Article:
Tax contributions from liner billionaires surveyed – Splash247 – Splash 247 | Vette Leader

The issue of liner shipping and taxation is back in the news during a record season for global airlines in the second quarter.

This month, Maersk has reported a profit of $8.6 billion and Hapag-Lloyd a profit of €8.7 billion ($8.94 billion), amid a string of spectacular results that some politicians are questioning, whether airlines should contribute more to government coffers.

Sea-Intelligence’s latest weekly report suggests airlines will face “enhanced political headwinds” in the coming months as strong profits continue to pour in that make tech giants envious.

According to Sea-Intelligence, Maersk will pay $164 million in taxes in the second quarter, which translates to a tax rate of 1.8%. Hapag-Lloyd, which now rivals Volkswagen as Germany’s most profitable company, will pay €20.8m, an effective tax rate of 0.5%.

The gap between profits and taxes in the current climate is just too big to justify politically

“The problem for the airlines right now is that the discrepancy between their current profits and their low tax rates is becoming quite extreme,” Sea-Intelligence said of existing tonnage tax regimes, continuing: “Add that the airlines are seen politically as part.” driving inflation – though not to the extent some might believe. Add to this the very real emotional impact that providers are benefiting from highly unreliable services like never before amid an ongoing supply chain crisis.”

Politicians have frequently attacked the profits of the liners lately – and US President Joe Biden even went so far as to say so he would like to stop by the global airlines early this summer.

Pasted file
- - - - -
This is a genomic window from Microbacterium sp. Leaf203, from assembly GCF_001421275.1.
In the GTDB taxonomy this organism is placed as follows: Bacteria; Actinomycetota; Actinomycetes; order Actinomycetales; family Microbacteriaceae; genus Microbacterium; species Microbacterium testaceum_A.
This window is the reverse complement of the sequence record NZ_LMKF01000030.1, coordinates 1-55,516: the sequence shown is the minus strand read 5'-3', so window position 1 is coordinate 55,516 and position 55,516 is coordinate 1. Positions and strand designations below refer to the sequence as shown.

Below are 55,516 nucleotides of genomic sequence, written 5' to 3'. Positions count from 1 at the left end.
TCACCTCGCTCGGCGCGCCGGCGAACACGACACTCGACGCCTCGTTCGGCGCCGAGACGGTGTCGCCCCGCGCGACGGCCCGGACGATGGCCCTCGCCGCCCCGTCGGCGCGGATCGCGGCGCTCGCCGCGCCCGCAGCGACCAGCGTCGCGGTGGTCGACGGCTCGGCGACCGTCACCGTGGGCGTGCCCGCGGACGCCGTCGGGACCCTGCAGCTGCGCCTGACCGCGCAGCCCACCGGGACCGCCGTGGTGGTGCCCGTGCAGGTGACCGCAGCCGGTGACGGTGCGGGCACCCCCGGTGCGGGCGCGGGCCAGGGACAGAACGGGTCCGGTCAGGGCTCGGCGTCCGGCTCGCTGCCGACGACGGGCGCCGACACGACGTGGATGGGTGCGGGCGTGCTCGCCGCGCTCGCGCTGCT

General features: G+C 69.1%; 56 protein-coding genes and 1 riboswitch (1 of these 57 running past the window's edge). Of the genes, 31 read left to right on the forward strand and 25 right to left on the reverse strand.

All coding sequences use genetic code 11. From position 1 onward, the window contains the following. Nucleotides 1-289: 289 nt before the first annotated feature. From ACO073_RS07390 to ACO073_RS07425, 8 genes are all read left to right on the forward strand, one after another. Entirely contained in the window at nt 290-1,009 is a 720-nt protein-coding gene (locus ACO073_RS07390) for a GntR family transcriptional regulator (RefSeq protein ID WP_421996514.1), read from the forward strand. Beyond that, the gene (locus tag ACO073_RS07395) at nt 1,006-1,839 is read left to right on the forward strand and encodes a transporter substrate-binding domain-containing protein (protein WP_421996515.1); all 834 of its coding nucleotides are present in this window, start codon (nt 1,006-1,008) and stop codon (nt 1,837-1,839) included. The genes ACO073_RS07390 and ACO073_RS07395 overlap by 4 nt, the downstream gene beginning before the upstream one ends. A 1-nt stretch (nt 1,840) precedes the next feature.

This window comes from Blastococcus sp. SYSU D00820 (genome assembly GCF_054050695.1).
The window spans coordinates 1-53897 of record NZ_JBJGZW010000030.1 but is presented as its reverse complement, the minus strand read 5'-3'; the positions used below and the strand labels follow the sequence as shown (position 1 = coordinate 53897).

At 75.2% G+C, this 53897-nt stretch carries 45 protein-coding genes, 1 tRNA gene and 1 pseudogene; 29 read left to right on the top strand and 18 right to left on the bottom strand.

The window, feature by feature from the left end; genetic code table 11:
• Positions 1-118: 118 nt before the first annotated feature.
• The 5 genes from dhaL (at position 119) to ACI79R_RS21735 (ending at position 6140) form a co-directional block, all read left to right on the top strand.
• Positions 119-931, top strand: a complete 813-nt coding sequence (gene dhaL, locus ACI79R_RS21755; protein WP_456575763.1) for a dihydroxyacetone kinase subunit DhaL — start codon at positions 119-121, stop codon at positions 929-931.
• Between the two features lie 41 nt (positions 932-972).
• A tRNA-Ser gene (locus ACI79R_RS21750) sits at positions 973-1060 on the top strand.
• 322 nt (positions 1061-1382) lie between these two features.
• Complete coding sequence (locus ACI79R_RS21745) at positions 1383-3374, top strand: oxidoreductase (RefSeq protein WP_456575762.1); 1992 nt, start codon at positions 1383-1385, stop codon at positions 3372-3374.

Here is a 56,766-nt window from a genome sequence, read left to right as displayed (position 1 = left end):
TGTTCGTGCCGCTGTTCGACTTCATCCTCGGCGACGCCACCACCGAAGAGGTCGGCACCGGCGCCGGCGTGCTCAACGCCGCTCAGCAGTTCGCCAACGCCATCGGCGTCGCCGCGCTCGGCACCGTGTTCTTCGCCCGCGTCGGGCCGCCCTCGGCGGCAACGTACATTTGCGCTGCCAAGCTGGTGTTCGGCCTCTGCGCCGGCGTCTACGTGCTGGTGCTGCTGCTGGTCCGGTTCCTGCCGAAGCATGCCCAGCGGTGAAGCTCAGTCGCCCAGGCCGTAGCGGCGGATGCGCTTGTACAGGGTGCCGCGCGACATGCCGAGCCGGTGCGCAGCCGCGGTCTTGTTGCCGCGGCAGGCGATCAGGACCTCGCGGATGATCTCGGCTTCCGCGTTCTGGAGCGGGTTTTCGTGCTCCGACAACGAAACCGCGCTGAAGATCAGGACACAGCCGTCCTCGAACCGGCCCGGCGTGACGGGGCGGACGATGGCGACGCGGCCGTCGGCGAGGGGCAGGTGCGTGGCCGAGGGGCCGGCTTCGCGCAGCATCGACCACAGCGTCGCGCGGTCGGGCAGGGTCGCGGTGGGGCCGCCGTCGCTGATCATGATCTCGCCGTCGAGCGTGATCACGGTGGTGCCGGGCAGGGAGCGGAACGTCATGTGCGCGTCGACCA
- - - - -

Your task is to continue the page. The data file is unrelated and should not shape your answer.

“The discrepancy between profits and taxes in the current climate is just too big to justify politically,” Sea-Intelligence explained, adding the caveat that any change in tonnage tax will have its own implications and politicians may not like what you receive.

Billionaire Rodolphe Saade came out fighting last monthdetermined to stop Parisian politicians from hitting his company with a windfall tax to help households fight rising inflation.

A growing number of French politicians are calling for a hefty 25% windfall tax for some local transport and energy companies, including Saadé’s CMA CGM container line and TotalEnergies.

Speaking to the French Senate on July 20, Saadé said: “We’re putting money on the table, and it’s not just charity. We help consumers. What I want is that we stop looking at CMA CGM and start looking at my competitors.”

Liner shipping is on course Surpass last year’s record profits by up to 73%according to new forecasts from Blue Alpha Capital, led by John McCown, citing the rising contract rates airlines have secured in 2022 and ongoing port congestion issues.

Net income this year is expected to reach $256 billion based on the 11 airlines monitored by Blue Alpha Capital, a number Bloomberg has pointed out, roughly equivalent to the gross domestic product of Portugal.